World Economic Forum Sets Date with Communist China for ‘Summer Davos’

The World Economic Forum (WEF) has announced it is holding the 14th Annual Meeting of the “New Champions” in Tianjin, China, hoping to achieve a self-proclaimed “Summer Davos” for global elites.

According to WEF advance publicity, the June meeting “will gather over 1,500 global leaders from business, government, civil society, international organizations as well as from among innovators and academics, at a crucial time for the global economic recovery.”

The overarching theme of the event will be “‘Entrepreneurship: The Driving Force of the Global Economy.” The WEF further states:

The global economy is at a pivotal moment of transformation. Established business and industry models have not only been challenged by the COVID-19 pandemic but are now being tested by a more competitive geopolitical and geoeconomic environment.

How to navigate these developments and simultaneously accelerate progress on critical common goals, from energy transition to safeguarding nature and climate, is top of mind for decision-makers worldwide.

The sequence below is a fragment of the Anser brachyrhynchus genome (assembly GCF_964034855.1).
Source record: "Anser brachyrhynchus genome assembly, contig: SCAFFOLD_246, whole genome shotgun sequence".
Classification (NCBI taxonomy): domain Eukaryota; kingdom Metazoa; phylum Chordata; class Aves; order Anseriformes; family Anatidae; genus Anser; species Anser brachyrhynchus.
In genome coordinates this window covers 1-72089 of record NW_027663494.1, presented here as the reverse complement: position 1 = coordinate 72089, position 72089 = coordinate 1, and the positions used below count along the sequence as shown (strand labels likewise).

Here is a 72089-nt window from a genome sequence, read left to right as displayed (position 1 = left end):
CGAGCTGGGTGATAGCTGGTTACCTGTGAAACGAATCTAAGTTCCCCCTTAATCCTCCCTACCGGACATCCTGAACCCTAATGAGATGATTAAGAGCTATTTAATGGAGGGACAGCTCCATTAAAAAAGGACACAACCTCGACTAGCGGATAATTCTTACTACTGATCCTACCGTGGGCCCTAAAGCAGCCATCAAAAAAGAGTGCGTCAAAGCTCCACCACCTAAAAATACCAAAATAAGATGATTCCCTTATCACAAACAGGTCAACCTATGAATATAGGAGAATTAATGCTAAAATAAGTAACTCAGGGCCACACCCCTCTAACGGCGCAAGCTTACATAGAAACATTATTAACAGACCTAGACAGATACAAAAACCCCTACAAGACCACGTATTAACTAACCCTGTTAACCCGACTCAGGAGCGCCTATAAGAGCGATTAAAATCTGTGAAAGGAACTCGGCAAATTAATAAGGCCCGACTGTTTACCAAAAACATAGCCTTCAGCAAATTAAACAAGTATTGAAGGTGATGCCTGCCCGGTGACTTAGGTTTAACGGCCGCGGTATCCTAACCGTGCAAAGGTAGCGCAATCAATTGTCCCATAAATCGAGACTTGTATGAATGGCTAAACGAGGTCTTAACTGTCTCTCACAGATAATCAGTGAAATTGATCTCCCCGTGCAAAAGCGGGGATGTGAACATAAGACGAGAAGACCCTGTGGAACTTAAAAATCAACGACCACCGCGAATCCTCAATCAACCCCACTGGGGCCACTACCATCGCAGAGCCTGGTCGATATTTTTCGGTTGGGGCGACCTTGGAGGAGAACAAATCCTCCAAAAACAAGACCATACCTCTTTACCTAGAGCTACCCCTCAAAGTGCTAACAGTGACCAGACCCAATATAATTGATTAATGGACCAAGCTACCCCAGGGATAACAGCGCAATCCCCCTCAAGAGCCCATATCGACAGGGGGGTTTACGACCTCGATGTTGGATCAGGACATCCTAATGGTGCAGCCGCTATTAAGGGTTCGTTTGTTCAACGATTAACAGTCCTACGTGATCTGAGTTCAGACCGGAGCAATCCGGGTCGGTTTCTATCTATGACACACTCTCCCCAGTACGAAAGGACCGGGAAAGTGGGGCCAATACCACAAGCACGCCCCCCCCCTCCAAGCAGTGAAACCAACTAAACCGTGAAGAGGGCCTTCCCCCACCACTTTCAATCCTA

The dates of 27–29 June 2023 have been set aside for the meeting with the world’s economy the center of attention.

This is not the first time the WEF has warmly embraced China with the eastern city of Tianjin being the previous site for the forum.

File/Chinese President Xi Jinping (R) walks with Klaus Schwab, founder and executive chairman of the World Economic Forum, in Davos, Switzerland, Jan. 17, 2017. Xi Jinping delivered a keynote speech at the opening plenary of the 2017 annual meeting of the WEF. (Xinhua/Lan Hongguang via Getty)

File/Klaus Schwab, Founder and Executive Chairman of the World Economic Forum, (L) talks with Chinese President Xi Jinping (R) during their meeting at the Great Hall of the People on April, 16 in Beijing, China.(Naohiko Hatta-Pool/Getty Images)

In 2018 Chinese Premier Li Keqiang used the occasion to rail against “unilateralism” in a veiled allusion to the trade fight with the United States, and hinted at further opening of the world’s second largest economy before singling out the U.S. economy for special attention.

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